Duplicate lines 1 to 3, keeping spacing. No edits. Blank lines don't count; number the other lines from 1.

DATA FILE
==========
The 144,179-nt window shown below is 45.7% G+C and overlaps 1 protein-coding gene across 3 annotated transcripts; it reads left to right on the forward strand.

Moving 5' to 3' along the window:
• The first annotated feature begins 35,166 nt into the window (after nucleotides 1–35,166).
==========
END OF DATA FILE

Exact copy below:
The 144,179-nt window shown below is 45.7% G+C and overlaps 1 protein-coding gene across 3 annotated transcripts; it reads left to right on the forward strand.

Moving 5' to 3' along the window:
• The first annotated feature begins 35,166 nt into the window (after nucleotides 1–35,166).